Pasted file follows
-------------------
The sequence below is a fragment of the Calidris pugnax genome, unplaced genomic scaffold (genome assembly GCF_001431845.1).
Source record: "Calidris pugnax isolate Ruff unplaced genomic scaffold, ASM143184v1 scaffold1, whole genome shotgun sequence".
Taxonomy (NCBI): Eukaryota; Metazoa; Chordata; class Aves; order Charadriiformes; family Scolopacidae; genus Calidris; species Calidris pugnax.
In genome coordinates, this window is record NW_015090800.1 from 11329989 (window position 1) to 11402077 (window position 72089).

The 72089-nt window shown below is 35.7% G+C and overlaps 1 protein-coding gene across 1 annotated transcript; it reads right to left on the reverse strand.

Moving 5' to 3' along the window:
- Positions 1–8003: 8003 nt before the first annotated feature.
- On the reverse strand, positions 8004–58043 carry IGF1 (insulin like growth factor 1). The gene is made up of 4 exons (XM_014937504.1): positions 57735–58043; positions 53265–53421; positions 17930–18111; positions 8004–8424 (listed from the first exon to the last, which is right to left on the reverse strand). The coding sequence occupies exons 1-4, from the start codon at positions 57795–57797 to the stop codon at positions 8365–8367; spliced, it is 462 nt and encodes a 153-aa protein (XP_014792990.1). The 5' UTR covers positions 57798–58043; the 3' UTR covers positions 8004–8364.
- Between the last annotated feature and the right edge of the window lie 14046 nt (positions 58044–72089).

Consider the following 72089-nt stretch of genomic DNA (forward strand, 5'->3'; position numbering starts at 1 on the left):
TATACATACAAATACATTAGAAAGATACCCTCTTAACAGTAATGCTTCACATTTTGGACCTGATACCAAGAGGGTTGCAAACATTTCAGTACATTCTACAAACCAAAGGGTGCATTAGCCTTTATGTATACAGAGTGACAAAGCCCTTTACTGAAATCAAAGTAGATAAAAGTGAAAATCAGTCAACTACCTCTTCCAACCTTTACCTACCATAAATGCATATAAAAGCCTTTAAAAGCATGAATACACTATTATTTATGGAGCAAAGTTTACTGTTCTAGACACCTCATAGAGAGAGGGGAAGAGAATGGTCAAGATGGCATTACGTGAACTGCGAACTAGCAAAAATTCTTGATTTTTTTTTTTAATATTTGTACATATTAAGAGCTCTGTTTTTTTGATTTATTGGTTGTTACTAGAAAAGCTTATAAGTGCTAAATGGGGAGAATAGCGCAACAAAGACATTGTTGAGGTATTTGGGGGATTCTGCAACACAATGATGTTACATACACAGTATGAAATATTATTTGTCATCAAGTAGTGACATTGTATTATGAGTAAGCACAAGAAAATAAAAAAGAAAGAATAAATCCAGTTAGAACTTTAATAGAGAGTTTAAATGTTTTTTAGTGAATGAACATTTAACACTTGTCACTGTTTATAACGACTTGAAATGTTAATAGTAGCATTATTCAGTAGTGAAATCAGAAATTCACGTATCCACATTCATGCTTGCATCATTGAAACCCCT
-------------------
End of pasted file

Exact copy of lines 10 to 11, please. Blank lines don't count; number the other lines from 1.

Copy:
Consider the following 72089-nt stretch of genomic DNA (forward strand, 5'->3'; position numbering starts at 1 on the left):
TATACATACAAATACATTAGAAAGATACCCTCTTAACAGTAATGCTTCACATTTTGGACCTGATACCAAGAGGGTTGCAAACATTTCAGTACATTCTACAAACCAAAGGGTGCATTAGCCTTTATGTATACAGAGTGACAAAGCCCTTTACTGAAATCAAAGTAGATAAAAGTGAAAATCAGTCAACTACCTCTTCCAACCTTTACCTACCATAAATGCATATAAAAGCCTTTAAAAGCATGAATACACTATTATTTATGGAGCAAAGTTTACTGTTCTAGACACCTCATAGAGAGAGGGGAAGAGAATGGTCAAGATGGCATTACGTGAACTGCGAACTAGCAAAAATTCTTGATTTTTTTTTTTAATATTTGTACATATTAAGAGCTCTGTTTTTTTGATTTATTGGTTGTTACTAGAAAAGCTTATAAGTGCTAAATGGGGAGAATAGCGCAACAAAGACATTGTTGAGGTATTTGGGGGATTCTGCAACACAATGATGTTACATACACAGTATGAAATATTATTTGTCATCAAGTAGTGACATTGTATTATGAGTAAGCACAAGAAAATAAAAAAGAAAGAATAAATCCAGTTAGAACTTTAATAGAGAGTTTAAATGTTTTTTAGTGAATGAACATTTAACACTTGTCACTGTTTATAACGACTTGAAATGTTAATAGTAGCATTATTCAGTAGTGAAATCAGAAATTCACGTATCCACATTCATGCTTGCATCATTGAAACCCCT